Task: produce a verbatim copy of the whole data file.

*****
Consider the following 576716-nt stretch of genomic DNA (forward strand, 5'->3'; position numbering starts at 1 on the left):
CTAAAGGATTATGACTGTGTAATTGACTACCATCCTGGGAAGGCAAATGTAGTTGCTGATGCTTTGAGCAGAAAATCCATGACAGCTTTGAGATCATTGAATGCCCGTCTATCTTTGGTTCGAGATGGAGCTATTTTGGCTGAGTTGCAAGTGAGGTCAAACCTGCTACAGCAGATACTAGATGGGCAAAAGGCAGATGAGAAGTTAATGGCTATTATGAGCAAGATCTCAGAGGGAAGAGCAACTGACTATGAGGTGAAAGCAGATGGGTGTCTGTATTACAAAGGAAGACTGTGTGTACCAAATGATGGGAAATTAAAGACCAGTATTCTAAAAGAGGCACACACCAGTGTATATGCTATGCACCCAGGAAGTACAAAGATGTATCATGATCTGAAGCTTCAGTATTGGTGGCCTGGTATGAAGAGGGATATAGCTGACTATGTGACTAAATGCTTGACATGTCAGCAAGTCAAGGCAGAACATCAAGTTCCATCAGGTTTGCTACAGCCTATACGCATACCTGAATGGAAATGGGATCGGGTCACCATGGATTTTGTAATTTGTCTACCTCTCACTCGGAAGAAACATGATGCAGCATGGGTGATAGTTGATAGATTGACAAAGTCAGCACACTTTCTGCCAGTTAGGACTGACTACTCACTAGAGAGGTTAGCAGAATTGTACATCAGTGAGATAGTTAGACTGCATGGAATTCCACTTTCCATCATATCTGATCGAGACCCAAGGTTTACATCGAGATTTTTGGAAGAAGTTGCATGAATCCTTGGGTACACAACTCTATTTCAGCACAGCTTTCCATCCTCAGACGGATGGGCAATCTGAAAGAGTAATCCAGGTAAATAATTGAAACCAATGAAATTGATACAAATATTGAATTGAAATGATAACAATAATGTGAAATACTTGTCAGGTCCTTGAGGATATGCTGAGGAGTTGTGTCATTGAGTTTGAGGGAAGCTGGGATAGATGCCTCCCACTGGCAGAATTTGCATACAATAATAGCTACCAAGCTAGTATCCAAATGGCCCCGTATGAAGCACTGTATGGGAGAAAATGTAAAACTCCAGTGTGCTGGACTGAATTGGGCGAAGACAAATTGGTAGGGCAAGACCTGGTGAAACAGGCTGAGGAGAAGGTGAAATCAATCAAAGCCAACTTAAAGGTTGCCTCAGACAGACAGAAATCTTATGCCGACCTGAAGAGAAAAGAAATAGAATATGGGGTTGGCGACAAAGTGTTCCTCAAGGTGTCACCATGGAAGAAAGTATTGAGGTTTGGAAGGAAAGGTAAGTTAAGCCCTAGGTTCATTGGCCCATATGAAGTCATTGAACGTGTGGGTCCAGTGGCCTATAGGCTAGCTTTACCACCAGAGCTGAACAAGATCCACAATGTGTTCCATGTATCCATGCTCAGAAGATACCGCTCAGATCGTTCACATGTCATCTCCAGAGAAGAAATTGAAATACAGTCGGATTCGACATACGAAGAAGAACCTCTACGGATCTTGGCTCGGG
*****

Consider the following 576716-nt stretch of genomic DNA (forward strand, 5'->3'; position numbering starts at 1 on the left):
CTAAAGGATTATGACTGTGTAATTGACTACCATCCTGGGAAGGCAAATGTAGTTGCTGATGCTTTGAGCAGAAAATCCATGACAGCTTTGAGATCATTGAATGCCCGTCTATCTTTGGTTCGAGATGGAGCTATTTTGGCTGAGTTGCAAGTGAGGTCAAACCTGCTACAGCAGATACTAGATGGGCAAAAGGCAGATGAGAAGTTAATGGCTATTATGAGCAAGATCTCAGAGGGAAGAGCAACTGACTATGAGGTGAAAGCAGATGGGTGTCTGTATTACAAAGGAAGACTGTGTGTACCAAATGATGGGAAATTAAAGACCAGTATTCTAAAAGAGGCACACACCAGTGTATATGCTATGCACCCAGGAAGTACAAAGATGTATCATGATCTGAAGCTTCAGTATTGGTGGCCTGGTATGAAGAGGGATATAGCTGACTATGTGACTAAATGCTTGACATGTCAGCAAGTCAAGGCAGAACATCAAGTTCCATCAGGTTTGCTACAGCCTATACGCATACCTGAATGGAAATGGGATCGGGTCACCATGGATTTTGTAATTTGTCTACCTCTCACTCGGAAGAAACATGATGCAGCATGGGTGATAGTTGATAGATTGACAAAGTCAGCACACTTTCTGCCAGTTAGGACTGACTACTCACTAGAGAGGTTAGCAGAATTGTACATCAGTGAGATAGTTAGACTGCATGGAATTCCACTTTCCATCATATCTGATCGAGACCCAAGGTTTACATCGAGATTTTTGGAAGAAGTTGCATGAATCCTTGGGTACACAACTCTATTTCAGCACAGCTTTCCATCCTCAGACGGATGGGCAATCTGAAAGAGTAATCCAGGTAAATAATTGAAACCAATGAAATTGATACAAATATTGAATTGAAATGATAACAATAATGTGAAATACTTGTCAGGTCCTTGAGGATATGCTGAGGAGTTGTGTCATTGAGTTTGAGGGAAGCTGGGATAGATGCCTCCCACTGGCAGAATTTGCATACAATAATAGCTACCAAGCTAGTATCCAAATGGCCCCGTATGAAGCACTGTATGGGAGAAAATGTAAAACTCCAGTGTGCTGGACTGAATTGGGCGAAGACAAATTGGTAGGGCAAGACCTGGTGAAACAGGCTGAGGAGAAGGTGAAATCAATCAAAGCCAACTTAAAGGTTGCCTCAGACAGACAGAAATCTTATGCCGACCTGAAGAGAAAAGAAATAGAATATGGGGTTGGCGACAAAGTGTTCCTCAAGGTGTCACCATGGAAGAAAGTATTGAGGTTTGGAAGGAAAGGTAAGTTAAGCCCTAGGTTCATTGGCCCATATGAAGTCATTGAACGTGTGGGTCCAGTGGCCTATAGGCTAGCTTTACCACCAGAGCTGAACAAGATCCACAATGTGTTCCATGTATCCATGCTCAGAAGATACCGCTCAGATCGTTCACATGTCATCTCCAGAGAAGAAATTGAAATACAGTCGGATTCGACATACGAAGAAGAACCTCTACGGATCTTGGCTCGGG